Bermuda (colonised by the Brits after being shipwrecked there) is really a gem of a place -everyone is really friendly and the town of St George is very pretty and dates back to the 17th century with lots of original houses, etc. It's also a little cooler than the Caribbean (which was a nice change) but still sunny and warm. We had two surprises at St. Georges. Following a pleasant exploratory walk we sat down at a waterside pub and heard a "Hello, Poco Andante" from the next table and, lo and behold, it was a friend we had met in Antigua who had "stowed away" aboard "Tenacious" the big Jubilee Sailing Trusts' square rigger. We spent a very enjoyable afternoon especially as another couple from a boat from Antigua pulled up alongside the quay to join in the party! A few days later we were met by a lad on the quayside who had recognised Poco Andante and wanted to say hello to Nick (the previous owner). It turned out that the guy had crewed with Nick from Bermuda to Virginia about 10 years ago - it's a small world! St Georges harbour is a bustle of activity this time of year, with sail boats arriving and preparing for the trip back across the Atlantic (via the Azores). We spent a few evenings with a couple of these folk, either using Poco's facilities to help fix self steering gear and solar panels - or just enjoying a pleasant meal and chat with them.
Bermuda was just a welcome break for us, waiting for the right weather to continue our journey north. This weather came sooner than expected so we had to cut short our visit and head out. Bermuda is in the "Horse Latitudes" where a high pressure system with no wind can settle in for weeks. Ancient mariners, running out of water, often sacrificed their horses in order to survive. We were waiting for such a High as this creates settled weather all the way up to Maine. Not having any horses to throw overboard, we just made use of our 75 HP and motored for two days through the calm centre of the High until we hit the westerlies on the other side! A major navigational hazard is the Gulf Stream current that can flow up to 3 knots easterly, taking the warm Caribbean water in a clockwise path around the North Atlantic to the UK. So monitoring the water temperature is an excellent navigational aid in this part of the world. What a shock crossing the Gulf Stream would bring - up to the Stream we were in tropical waters (around 24C) with lots of jelly fish with sails set like fleets of model boats, flying fish, etc. then there was a jump to 28C as you enter the Gulf Stream which was about 50-60 miles wide flowing at 2-3 knots (and goodness knows how deep) - that's an awful lot of water. Then BRRRRRRR!!!!!!!! The water temperature dropped to 16C in the space of 2-3 miles reaching a low of 8C as we approached the US coast. This brought cold winds and grey seas - a big shock having to put clothes on again!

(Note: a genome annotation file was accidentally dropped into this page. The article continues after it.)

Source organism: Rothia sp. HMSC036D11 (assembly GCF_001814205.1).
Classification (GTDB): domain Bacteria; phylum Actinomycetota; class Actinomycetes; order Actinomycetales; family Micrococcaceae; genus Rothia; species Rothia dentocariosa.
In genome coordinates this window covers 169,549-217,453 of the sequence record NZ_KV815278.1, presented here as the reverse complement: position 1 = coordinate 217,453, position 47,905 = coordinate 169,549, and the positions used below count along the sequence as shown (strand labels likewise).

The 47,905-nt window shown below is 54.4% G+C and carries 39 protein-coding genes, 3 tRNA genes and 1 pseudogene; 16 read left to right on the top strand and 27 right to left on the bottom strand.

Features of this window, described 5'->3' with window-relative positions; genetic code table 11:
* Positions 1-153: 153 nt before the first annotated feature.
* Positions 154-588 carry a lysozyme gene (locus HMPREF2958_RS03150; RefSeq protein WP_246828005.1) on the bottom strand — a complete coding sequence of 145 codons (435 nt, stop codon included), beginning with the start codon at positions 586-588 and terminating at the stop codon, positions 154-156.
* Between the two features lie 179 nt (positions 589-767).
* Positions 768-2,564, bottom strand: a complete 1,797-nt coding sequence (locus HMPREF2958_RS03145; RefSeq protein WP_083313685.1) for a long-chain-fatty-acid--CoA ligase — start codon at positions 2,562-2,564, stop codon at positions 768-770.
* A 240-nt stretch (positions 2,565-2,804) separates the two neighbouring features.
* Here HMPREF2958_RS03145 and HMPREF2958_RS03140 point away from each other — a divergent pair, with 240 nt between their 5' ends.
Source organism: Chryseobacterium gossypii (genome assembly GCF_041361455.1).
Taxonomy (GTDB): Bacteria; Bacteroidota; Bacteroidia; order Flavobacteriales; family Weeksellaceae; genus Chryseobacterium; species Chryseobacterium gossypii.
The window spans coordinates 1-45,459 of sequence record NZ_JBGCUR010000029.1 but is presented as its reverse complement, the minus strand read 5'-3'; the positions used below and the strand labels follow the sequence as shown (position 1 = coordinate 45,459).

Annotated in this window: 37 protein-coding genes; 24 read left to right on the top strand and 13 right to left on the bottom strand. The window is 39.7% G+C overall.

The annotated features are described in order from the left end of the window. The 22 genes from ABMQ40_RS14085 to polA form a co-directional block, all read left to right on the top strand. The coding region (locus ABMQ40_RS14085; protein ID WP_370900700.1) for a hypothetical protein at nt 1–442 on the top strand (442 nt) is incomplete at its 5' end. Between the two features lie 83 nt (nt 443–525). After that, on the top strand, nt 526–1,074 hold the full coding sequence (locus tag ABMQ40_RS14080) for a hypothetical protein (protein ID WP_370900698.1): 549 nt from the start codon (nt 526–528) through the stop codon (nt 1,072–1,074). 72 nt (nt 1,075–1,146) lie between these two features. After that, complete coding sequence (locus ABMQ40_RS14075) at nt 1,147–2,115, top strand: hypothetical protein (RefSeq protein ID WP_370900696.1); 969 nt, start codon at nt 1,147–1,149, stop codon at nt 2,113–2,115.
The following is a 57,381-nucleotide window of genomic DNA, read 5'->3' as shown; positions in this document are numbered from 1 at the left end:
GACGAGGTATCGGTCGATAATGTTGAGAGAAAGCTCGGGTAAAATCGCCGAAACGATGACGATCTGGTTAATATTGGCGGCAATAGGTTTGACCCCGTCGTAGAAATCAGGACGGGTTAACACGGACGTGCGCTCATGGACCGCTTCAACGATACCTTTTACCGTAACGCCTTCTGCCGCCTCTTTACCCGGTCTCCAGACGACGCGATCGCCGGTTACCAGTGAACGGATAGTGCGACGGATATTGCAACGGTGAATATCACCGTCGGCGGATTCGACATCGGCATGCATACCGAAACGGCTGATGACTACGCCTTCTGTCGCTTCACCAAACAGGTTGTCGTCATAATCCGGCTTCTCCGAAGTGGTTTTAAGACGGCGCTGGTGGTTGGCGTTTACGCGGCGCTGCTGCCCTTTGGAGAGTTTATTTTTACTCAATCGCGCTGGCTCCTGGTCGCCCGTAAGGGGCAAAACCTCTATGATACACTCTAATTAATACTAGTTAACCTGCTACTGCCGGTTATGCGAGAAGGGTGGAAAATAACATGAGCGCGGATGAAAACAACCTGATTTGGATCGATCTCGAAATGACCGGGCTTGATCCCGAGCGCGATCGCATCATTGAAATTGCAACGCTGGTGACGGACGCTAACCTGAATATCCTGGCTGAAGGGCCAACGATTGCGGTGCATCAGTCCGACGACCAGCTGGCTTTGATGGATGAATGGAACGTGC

200 miles out we hit our first major fog bank - no wind and visibility down to 1 mile. We were now running short of diesel and decided to run the engine for 6 hours in the hope that we'd motor through the centre of the high pressure to pick up wind on the other side. Luckily we picked up a light 5 knot breeze from the south so we set the spinnaker and achieved 3 knots through the water. This we maintained through to around 4am. Christine was on watch and I was below asleep. I woke to Christine's call through the hatch for some relief. Six months ago raising the spinnaker at all was a cause for major debate; now I found her at the helm in 20 knots of wind, full main and spinnaker, doing 8.5+ knots through the water!!! We've certainly come a long way